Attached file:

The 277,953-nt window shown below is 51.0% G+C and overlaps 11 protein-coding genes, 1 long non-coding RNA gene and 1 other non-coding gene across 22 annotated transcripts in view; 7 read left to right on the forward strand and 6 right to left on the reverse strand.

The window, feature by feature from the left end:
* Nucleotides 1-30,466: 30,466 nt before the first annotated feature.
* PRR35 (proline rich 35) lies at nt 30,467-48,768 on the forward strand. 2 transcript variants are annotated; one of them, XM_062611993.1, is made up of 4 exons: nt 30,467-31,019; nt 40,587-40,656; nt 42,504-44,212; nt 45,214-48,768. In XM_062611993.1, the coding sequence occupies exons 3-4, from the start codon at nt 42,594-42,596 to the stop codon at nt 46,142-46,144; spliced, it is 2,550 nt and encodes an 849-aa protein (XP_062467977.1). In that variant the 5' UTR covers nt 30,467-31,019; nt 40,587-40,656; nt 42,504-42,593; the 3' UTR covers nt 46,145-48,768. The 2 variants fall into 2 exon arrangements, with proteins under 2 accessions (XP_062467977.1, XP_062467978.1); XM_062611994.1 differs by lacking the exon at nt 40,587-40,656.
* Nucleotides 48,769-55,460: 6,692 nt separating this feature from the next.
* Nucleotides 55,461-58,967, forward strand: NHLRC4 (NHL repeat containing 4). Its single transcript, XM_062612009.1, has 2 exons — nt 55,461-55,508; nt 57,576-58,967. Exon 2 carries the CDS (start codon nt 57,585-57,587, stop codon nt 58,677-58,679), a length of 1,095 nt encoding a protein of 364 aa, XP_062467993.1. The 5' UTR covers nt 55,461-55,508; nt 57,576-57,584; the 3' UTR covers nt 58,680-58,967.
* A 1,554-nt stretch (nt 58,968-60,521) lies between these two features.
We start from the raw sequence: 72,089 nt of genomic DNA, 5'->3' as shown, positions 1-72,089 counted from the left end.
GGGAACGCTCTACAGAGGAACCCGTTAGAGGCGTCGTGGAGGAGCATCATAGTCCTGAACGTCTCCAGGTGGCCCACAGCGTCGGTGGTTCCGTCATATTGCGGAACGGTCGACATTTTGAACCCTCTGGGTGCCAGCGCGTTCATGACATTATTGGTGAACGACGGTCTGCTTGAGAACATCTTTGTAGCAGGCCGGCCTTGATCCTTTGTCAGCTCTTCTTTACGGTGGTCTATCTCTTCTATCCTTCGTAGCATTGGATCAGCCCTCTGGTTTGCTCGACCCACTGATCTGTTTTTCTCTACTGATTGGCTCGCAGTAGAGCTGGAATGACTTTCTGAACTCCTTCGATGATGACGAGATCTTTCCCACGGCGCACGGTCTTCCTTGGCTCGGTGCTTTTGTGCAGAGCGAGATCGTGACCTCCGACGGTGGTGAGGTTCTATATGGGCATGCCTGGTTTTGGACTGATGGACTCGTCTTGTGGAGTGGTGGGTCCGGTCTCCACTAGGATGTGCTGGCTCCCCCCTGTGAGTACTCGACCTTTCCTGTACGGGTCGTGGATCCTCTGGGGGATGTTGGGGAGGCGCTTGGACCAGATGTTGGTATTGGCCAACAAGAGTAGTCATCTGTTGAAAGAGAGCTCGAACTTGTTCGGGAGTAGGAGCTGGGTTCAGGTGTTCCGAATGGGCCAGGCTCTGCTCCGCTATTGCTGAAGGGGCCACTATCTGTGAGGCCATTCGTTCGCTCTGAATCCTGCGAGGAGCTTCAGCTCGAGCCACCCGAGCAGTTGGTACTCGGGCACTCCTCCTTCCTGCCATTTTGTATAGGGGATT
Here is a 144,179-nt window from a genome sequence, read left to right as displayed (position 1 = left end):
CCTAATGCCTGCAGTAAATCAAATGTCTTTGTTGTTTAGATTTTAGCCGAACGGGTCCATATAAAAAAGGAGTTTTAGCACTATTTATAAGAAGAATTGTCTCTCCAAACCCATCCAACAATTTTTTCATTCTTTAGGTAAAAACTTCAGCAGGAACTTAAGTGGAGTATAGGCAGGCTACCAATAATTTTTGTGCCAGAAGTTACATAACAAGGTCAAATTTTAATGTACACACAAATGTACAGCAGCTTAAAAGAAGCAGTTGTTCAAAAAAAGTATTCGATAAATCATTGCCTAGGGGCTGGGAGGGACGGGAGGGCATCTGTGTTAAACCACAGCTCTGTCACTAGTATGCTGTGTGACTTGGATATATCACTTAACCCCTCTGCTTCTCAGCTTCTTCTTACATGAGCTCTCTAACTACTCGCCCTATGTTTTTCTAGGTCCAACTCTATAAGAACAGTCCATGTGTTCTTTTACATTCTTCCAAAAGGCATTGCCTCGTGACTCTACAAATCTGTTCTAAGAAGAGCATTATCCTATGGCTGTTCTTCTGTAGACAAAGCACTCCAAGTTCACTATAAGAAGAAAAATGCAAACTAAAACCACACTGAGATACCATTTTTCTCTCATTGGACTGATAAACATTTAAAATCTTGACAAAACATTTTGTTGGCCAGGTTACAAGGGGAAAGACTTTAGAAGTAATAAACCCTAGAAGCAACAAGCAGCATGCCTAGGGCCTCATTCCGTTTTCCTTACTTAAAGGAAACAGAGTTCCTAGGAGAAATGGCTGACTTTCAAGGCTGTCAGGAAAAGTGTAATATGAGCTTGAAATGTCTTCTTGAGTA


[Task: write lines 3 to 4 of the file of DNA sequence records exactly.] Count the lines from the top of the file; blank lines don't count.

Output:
* Nucleotides 1-30,466: 30,466 nt before the first annotated feature.
* PRR35 (proline rich 35) lies at nt 30,467-48,768 on the forward strand. 2 transcript variants are annotated; one of them, XM_062611993.1, is made up of 4 exons: nt 30,467-31,019; nt 40,587-40,656; nt 42,504-44,212; nt 45,214-48,768. In XM_062611993.1, the coding sequence occupies exons 3-4, from the start codon at nt 42,594-42,596 to the stop codon at nt 46,142-46,144; spliced, it is 2,550 nt and encodes an 849-aa protein (XP_062467977.1). In that variant the 5' UTR covers nt 30,467-31,019; nt 40,587-40,656; nt 42,504-42,593; the 3' UTR covers nt 46,145-48,768. The 2 variants fall into 2 exon arrangements, with proteins under 2 accessions (XP_062467977.1, XP_062467978.1); XM_062611994.1 differs by lacking the exon at nt 40,587-40,656.